3-D image of a tumor

Clinicians struggle to treat triple-negative breast cancer (TNBC), one of the most aggressive forms of the disease. While a combination of immunotherapy and chemotherapy is approved to combat metastatic TNBC, this therapy only helps a small portion of patients. Often patients initially see promising results, but then their cancer comes back, possibly due to resistant cells that survived the treatment to regrow tumors.

Despite these challenges, Judith Agudo, an assistant professor at Harvard Medical School, holds hope for cancer immunotherapy’s future. “That's really my overarching dream: to use the immune system to cure cancer. I really believe that we have in our bodies the power to cure cancer if we find a way.”

In a recent study published in Cell, Agudo described her team’s efforts to understand the factors that contribute to breast cancer therapy relapse.1 The scientists hunted for immunotherapy-resistant cells and sought to understand how they avoided immune cell attack by harnessing the power of Jedi T cells,2 which specifically target and destroy cells expressing green fluorescent protein (GFP). By injecting the Jedi cells into mice that express GFP, Agudo visualized and isolated cancer cells that survived the T cell attack.

Using a mouse model of mammary carcinoma, Agudo found that the Jedi cells killed most GFP cancer cells, but some remained clustered within tumors. After dissociating the tumors and performing single cell RNA-sequencing (scRNA-seq) on the GFP positive cells, she found that they had upregulated genes related to chemotherapy resistance, tumor initiation, and hypoxia and downregulated genes involved in proliferation and DNA replication. These quiescent cancer cells (QCCs) had a cellular program that allowed them to remain dormant, avoid the detrimental effects of cancer therapy, and endure in the tumor’s oxygen-poor environment.

To figure out how the QCCs survived the Jedi attack, Agudo and her team developed PADME-seq, a new spatial biology technique that allowed them to study the entire cellular neighborhood in which the QCCs resided. Using mice that express a protein that turns from green to red after being hit by a laser, the researchers precisely marked the QCC cellular niches and cut them out of tumor tissue sections. They isolated the photoconverted cells, which included cancer cells, immune cells, and supportive fibroblasts, and performed scRNA-seq again.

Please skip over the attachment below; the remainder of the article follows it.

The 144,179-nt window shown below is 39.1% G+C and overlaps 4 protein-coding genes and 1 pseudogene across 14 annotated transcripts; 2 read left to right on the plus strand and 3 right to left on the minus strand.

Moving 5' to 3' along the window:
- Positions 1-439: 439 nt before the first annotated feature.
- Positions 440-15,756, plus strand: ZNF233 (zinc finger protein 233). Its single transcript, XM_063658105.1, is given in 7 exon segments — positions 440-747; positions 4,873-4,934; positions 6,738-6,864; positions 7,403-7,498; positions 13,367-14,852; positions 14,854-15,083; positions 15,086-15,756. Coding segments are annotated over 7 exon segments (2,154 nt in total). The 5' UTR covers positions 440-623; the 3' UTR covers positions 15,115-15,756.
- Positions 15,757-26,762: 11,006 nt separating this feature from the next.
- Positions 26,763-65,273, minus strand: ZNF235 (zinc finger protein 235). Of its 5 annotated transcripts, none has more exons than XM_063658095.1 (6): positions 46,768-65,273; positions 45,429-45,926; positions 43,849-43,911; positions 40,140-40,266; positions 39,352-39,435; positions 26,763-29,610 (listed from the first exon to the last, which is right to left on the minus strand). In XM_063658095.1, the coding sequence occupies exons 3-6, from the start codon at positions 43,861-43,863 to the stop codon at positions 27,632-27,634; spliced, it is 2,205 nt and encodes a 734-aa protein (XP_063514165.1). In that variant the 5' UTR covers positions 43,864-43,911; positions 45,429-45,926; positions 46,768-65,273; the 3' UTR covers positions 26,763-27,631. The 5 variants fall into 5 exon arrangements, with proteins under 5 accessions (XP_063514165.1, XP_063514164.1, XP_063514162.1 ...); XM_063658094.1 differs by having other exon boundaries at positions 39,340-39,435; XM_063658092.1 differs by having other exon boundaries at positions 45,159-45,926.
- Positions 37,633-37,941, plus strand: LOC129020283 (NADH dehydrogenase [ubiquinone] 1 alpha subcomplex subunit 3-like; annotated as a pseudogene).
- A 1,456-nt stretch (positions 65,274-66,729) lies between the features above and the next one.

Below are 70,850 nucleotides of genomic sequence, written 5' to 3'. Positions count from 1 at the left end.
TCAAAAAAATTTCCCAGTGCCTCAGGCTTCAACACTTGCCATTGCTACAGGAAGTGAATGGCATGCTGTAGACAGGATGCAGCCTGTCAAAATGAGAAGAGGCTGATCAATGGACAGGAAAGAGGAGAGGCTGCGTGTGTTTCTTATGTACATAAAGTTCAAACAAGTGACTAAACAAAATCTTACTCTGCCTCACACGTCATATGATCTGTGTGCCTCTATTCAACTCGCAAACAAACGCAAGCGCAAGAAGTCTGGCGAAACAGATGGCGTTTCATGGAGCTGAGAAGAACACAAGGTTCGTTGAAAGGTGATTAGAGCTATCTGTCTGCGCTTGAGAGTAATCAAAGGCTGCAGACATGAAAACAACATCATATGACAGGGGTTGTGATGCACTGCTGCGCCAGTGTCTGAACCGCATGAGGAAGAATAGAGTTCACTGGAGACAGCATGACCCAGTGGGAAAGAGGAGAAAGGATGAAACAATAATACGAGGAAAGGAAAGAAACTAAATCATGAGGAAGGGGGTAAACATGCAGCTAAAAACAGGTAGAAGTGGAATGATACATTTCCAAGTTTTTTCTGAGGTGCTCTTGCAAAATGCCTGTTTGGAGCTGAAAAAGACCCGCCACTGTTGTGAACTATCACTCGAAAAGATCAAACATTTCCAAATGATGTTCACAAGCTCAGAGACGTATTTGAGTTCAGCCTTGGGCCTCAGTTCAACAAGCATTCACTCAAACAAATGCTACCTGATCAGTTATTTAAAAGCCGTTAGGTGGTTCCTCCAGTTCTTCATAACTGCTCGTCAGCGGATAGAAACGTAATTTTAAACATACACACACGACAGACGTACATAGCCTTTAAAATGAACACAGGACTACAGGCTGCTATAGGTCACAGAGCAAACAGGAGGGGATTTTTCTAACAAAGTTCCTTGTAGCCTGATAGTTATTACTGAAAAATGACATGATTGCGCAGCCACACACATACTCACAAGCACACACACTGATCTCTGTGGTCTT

“Tumor resistance happens in specific neighborhoods. So, if you take a tumor and you just dissociate and study all the cells, you lose that resolution. You no longer are able to see that neighborhood. So, for us, the spatial resolution made a whole world of difference,” Agudo said.

“I really believe that we have in our bodies the power to cure cancer if we find a way.” 
— Judith Agudo, Harvard Medical School

Agudo found that immune defense pathways were downregulated and collagen-deposition was upregulated in the fibroblasts, which suggested that the QCC neighborhood was not welcoming to immune cells. Additionally, the few T cells that made it into the niche were dysfunctional, which appeared to result from the reduced ability of dendritic cells to recruit and activate them.

“A clear message that comes out of this paper is that if we want to understand why T cells fail—why T cells give up in solid tumors that are tricky—we have to understand what's going on with the rest of the immune system,” said Neville Sanjana, a core faculty member at the New York Genome Center and an assistant professor at New York University, who was not involved in this study. “We like to think of things in isolation—T cells attack tumors; B cells make antibodies—but they really are a coordinated system working together.”

After injecting isolated QCCs into new mice, the research team found that the once dormant cells regrew tumors better than their proliferating counterparts. Agudo doesn’t yet know why QCCs spring into action, but she has a few ideas. “We see that these quiescent cells only exist when there is a big tumor mass,” she said. “When there is no surrounding tumor mass around them, they automatically…start the growth program. It could be that they no longer have the hypoxia signature; it could be other molecular signals that they receive.”

Agudo also assessed cancer cell quiescence in patients receiving TNBC immunotherapy. scRNA-seq results showed that those who responded favorably to the treatment had proliferative rather than quiescent cells in biopsied tissue, which suggested that exploring a patient’s cancer cell status could help predict treatment success or failure.

“Finding that a subpopulation of quiescent cells in tumors is resistant to immunotherapy, now we believe that these are the same cells that also escaped from chemotherapy,” said Agudo. “We have to invest a lot of effort to study them because we need to find some way to kill them.”


  1. P. Baldominos et al., “Quiescent cancer cells resist T cell attack by forming an immunosuppressive niche,” Cell, 185:1694-1708.e19, 2022.
  2. J. Agudo et al., “GFP-specific CD8 T cells enable targeted cell depletion and visualization of T-cell interactions,” Nat Biotechnol, 33:1287-92, 2015.
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